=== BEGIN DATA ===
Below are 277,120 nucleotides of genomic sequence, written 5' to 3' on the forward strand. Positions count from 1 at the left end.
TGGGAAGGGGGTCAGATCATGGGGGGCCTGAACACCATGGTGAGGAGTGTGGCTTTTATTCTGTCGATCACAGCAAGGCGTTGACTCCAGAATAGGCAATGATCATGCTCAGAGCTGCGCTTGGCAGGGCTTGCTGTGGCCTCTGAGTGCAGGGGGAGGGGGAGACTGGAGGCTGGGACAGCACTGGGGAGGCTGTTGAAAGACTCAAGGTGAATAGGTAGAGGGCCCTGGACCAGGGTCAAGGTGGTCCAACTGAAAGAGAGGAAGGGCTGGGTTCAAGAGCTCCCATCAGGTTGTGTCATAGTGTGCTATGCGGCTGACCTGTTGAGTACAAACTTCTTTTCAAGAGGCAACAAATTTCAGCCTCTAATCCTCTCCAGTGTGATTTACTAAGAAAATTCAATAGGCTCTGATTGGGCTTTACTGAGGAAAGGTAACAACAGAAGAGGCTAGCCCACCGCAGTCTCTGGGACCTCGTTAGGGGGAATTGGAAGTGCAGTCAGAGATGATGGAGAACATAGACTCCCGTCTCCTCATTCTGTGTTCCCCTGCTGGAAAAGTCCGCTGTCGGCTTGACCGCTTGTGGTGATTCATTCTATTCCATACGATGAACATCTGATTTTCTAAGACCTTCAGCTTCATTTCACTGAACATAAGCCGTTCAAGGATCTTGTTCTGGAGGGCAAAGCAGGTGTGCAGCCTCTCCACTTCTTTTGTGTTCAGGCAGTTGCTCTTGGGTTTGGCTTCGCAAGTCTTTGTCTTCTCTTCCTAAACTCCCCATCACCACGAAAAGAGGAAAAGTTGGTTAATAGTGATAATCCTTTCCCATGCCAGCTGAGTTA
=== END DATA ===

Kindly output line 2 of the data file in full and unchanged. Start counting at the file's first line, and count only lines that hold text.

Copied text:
TGGGAAGGGGGTCAGATCATGGGGGGCCTGAACACCATGGTGAGGAGTGTGGCTTTTATTCTGTCGATCACAGCAAGGCGTTGACTCCAGAATAGGCAATGATCATGCTCAGAGCTGCGCTTGGCAGGGCTTGCTGTGGCCTCTGAGTGCAGGGGGAGGGGGAGACTGGAGGCTGGGACAGCACTGGGGAGGCTGTTGAAAGACTCAAGGTGAATAGGTAGAGGGCCCTGGACCAGGGTCAAGGTGGTCCAACTGAAAGAGAGGAAGGGCTGGGTTCAAGAGCTCCCATCAGGTTGTGTCATAGTGTGCTATGCGGCTGACCTGTTGAGTACAAACTTCTTTTCAAGAGGCAACAAATTTCAGCCTCTAATCCTCTCCAGTGTGATTTACTAAGAAAATTCAATAGGCTCTGATTGGGCTTTACTGAGGAAAGGTAACAACAGAAGAGGCTAGCCCACCGCAGTCTCTGGGACCTCGTTAGGGGGAATTGGAAGTGCAGTCAGAGATGATGGAGAACATAGACTCCCGTCTCCTCATTCTGTGTTCCCCTGCTGGAAAAGTCCGCTGTCGGCTTGACCGCTTGTGGTGATTCATTCTATTCCATACGATGAACATCTGATTTTCTAAGACCTTCAGCTTCATTTCACTGAACATAAGCCGTTCAAGGATCTTGTTCTGGAGGGCAAAGCAGGTGTGCAGCCTCTCCACTTCTTTTGTGTTCAGGCAGTTGCTCTTGGGTTTGGCTTCGCAAGTCTTTGTCTTCTCTTCCTAAACTCCCCATCACCACGAAAAGAGGAAAAGTTGGTTAATAGTGATAATCCTTTCCCATGCCAGCTGAGTTA